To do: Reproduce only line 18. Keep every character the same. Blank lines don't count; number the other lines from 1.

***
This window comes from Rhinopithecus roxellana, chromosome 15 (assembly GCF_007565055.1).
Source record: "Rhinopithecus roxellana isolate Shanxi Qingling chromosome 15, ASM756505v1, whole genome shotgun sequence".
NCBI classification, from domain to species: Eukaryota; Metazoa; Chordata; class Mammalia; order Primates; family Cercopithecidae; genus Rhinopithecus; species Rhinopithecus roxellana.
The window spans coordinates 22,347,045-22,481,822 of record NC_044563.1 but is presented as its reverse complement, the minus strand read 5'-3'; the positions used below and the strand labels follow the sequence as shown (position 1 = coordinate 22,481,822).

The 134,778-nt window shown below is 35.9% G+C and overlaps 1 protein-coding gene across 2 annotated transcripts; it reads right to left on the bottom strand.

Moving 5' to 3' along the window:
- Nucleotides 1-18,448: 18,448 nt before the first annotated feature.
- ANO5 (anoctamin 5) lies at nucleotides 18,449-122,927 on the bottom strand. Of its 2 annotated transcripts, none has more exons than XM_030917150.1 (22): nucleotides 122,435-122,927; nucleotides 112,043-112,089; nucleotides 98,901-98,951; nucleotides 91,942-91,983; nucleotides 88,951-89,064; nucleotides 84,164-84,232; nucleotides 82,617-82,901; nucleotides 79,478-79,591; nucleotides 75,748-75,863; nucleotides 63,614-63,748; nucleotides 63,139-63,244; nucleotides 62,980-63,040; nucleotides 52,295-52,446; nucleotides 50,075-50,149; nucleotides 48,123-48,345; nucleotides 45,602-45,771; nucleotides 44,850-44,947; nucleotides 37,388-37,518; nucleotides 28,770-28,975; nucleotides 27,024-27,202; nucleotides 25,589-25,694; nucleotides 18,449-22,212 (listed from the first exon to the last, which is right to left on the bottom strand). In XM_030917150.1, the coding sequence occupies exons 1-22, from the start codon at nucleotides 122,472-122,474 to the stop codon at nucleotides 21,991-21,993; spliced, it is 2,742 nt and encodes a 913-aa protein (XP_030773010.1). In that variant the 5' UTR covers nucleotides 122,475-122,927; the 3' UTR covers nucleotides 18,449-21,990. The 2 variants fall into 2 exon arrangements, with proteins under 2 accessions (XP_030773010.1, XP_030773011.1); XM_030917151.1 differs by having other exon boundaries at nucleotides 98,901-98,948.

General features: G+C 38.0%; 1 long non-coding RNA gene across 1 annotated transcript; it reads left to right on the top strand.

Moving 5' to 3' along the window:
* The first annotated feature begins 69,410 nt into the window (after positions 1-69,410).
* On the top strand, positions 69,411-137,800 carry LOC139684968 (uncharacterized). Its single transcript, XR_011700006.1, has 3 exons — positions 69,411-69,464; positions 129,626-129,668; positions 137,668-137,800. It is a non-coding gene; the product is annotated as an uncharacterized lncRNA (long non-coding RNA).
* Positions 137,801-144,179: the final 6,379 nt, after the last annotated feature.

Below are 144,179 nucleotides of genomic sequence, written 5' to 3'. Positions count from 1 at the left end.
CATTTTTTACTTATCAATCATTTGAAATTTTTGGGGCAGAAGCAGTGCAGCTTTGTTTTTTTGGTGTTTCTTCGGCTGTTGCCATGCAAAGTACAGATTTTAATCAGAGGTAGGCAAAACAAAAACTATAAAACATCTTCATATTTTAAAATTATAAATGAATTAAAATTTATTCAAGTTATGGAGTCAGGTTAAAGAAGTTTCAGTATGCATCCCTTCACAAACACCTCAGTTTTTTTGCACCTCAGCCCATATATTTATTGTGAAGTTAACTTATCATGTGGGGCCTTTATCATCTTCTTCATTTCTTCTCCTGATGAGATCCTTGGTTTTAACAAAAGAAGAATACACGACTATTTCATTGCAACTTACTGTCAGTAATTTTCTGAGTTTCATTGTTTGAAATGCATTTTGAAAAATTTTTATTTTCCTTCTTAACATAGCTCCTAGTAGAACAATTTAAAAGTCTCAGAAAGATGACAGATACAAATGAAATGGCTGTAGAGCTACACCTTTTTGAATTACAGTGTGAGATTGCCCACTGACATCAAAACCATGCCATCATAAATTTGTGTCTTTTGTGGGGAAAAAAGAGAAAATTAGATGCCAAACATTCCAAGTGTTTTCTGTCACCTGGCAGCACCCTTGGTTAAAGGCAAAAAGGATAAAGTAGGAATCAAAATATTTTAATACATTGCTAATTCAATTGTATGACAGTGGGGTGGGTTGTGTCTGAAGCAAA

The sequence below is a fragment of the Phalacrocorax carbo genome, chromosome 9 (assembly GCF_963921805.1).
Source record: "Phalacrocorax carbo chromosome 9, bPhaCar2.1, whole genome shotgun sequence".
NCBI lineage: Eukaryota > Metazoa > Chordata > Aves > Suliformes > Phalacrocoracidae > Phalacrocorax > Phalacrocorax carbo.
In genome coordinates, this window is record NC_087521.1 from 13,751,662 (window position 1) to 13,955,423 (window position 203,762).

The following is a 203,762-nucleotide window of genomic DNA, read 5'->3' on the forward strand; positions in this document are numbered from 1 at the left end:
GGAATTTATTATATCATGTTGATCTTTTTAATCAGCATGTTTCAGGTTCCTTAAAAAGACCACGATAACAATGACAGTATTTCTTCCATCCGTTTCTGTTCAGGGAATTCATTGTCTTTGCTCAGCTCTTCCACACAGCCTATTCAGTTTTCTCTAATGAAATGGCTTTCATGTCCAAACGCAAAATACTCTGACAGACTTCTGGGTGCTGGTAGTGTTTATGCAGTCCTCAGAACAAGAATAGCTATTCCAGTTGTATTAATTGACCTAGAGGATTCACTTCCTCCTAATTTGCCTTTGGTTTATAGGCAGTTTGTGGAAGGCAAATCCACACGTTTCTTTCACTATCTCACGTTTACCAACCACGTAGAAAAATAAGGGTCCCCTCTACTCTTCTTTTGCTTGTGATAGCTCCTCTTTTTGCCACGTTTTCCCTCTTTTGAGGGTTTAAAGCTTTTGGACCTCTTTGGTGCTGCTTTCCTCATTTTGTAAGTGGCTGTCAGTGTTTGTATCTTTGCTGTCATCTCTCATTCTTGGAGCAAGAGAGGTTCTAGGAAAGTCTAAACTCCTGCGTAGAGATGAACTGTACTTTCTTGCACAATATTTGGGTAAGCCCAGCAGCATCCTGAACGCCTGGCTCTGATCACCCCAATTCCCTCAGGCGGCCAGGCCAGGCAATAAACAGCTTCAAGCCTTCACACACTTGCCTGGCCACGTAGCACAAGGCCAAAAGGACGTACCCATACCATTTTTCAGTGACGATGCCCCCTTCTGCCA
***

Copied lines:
NCBI lineage: Eukaryota > Metazoa > Chordata > Aves > Suliformes > Phalacrocoracidae > Phalacrocorax > Phalacrocorax carbo.